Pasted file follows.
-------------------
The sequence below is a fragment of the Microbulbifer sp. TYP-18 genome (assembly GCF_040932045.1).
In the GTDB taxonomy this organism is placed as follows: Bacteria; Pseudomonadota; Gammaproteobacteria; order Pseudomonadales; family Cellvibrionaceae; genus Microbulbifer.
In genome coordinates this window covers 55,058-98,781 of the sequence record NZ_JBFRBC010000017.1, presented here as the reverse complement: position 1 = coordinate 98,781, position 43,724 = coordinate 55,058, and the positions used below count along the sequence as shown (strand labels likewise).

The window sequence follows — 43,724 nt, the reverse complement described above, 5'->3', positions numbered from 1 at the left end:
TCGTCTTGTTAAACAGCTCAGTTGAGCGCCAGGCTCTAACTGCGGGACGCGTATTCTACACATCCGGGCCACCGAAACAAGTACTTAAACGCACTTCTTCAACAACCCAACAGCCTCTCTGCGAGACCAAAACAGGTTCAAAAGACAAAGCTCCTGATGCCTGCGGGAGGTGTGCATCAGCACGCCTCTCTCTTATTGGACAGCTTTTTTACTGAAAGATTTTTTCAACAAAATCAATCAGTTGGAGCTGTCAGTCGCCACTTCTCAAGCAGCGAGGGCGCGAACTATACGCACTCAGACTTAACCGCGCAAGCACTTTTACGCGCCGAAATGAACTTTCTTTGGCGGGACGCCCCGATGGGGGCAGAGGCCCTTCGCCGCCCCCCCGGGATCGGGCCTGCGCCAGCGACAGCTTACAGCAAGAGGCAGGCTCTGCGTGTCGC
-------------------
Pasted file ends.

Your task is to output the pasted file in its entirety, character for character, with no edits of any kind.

The sequence below is a fragment of the Microbulbifer sp. TYP-18 genome (assembly GCF_040932045.1).
In the GTDB taxonomy this organism is placed as follows: Bacteria; Pseudomonadota; Gammaproteobacteria; order Pseudomonadales; family Cellvibrionaceae; genus Microbulbifer.
In genome coordinates this window covers 55,058-98,781 of the sequence record NZ_JBFRBC010000017.1, presented here as the reverse complement: position 1 = coordinate 98,781, position 43,724 = coordinate 55,058, and the positions used below count along the sequence as shown (strand labels likewise).

The window sequence follows — 43,724 nt, the reverse complement described above, 5'->3', positions numbered from 1 at the left end:
TCGTCTTGTTAAACAGCTCAGTTGAGCGCCAGGCTCTAACTGCGGGACGCGTATTCTACACATCCGGGCCACCGAAACAAGTACTTAAACGCACTTCTTCAACAACCCAACAGCCTCTCTGCGAGACCAAAACAGGTTCAAAAGACAAAGCTCCTGATGCCTGCGGGAGGTGTGCATCAGCACGCCTCTCTCTTATTGGACAGCTTTTTTACTGAAAGATTTTTTCAACAAAATCAATCAGTTGGAGCTGTCAGTCGCCACTTCTCAAGCAGCGAGGGCGCGAACTATACGCACTCAGACTTAACCGCGCAAGCACTTTTACGCGCCGAAATGAACTTTCTTTGGCGGGACGCCCCGATGGGGGCAGAGGCCCTTCGCCGCCCCCCCGGGATCGGGCCTGCGCCAGCGACAGCTTACAGCAAGAGGCAGGCTCTGCGTGTCGC